To give an idea to how successful and powerful this economic concept evolved into, in 1983, the country’s three largest corporations, all under the chaebol system, accounted for over a third of South Korea’s entire Gross National Product (Ibid, p63). The 1960’s saw the reduction of U. S. aid to South Korea, aid which had largely kept the country afloat for the past decade following the Korean War. This made feasible the import substitution strategy the Park Chung Hee government had established.

Combining a policy of import substitution with an export-led approach, government policy planners selected a group of strategic industries to back, including electronics, shipbuilding, and automobiles. New industries were nurtured by making the importation of such goods difficult. When the new industry was on its feet, the government worked to create good conditions for its export. Incentives for exports included a reduction of corporate and private income taxes for exporters, tariff exemptions for raw materials imported for export production, business tax exemptions, and accelerated depreciation allowances (Kim 1997).

This strategy was largely responsible for establishing Korea’s strong export-led industries that exist today. Favorable conditions mean that there will always be a demand for their product, both domestically and overseas. In the latter part of Park’s reign as president, he fostered the development of industries designed to compete effectively in the world’s industrial export markets. These major strategic industries consisted of technology-intensive and skilled labor-intensive industries such as machinery, electronics, and shipbuilding.

The plan stressed large heavy and chemical industries, such as iron and steel, petrochemicals, and nonferrous metal. As a result, heavy and chemical industries grew by an impressive 51. 8 percent in 1981 (Amsden 1992); their exports increased to 45. 3 percent of total output (Ibid, p103). These developments can be ascribed to a favorable turn in the export performance of iron, steel, and shipbuilding, which occurred because high-quality, low-cost products could be produced in South Korea. By contrast, the heavy and chemical industries of advanced countries slumped during the late 1970’s.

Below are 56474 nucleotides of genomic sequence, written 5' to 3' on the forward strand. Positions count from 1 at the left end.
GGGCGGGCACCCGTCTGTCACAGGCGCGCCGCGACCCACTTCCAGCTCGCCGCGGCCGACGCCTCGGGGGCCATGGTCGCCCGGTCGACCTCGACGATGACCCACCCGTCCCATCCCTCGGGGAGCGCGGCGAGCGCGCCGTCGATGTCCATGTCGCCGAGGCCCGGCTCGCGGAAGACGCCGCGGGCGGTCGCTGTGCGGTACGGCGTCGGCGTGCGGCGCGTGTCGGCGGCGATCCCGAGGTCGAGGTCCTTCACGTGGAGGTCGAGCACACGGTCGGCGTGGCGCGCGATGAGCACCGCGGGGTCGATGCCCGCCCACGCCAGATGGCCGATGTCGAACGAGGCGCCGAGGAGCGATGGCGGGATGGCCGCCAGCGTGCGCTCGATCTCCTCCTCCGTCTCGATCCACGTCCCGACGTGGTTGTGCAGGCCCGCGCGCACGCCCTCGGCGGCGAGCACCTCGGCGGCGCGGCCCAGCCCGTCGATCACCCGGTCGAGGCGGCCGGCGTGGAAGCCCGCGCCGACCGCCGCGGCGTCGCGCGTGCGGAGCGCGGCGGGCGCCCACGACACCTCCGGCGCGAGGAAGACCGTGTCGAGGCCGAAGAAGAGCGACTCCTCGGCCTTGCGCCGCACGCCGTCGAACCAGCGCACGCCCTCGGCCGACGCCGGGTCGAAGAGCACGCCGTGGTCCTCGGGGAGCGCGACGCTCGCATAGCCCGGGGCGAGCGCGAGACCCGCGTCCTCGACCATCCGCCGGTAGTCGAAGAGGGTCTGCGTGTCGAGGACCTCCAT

This strategy helped to establish South Korea’s economic role as a major worldwide industrial exporter, even in a time of turmoil created by the OPEC debacle. It was a plan that was carried right through the 1980’s and well into the 90’s by successive governments, who recognized its formula for success. When Park took control in 1961, one of his first orders of business was to extend government control over business by nationalizing the banks. As well, he merged the agricultural cooperative movement with the agricultural bank.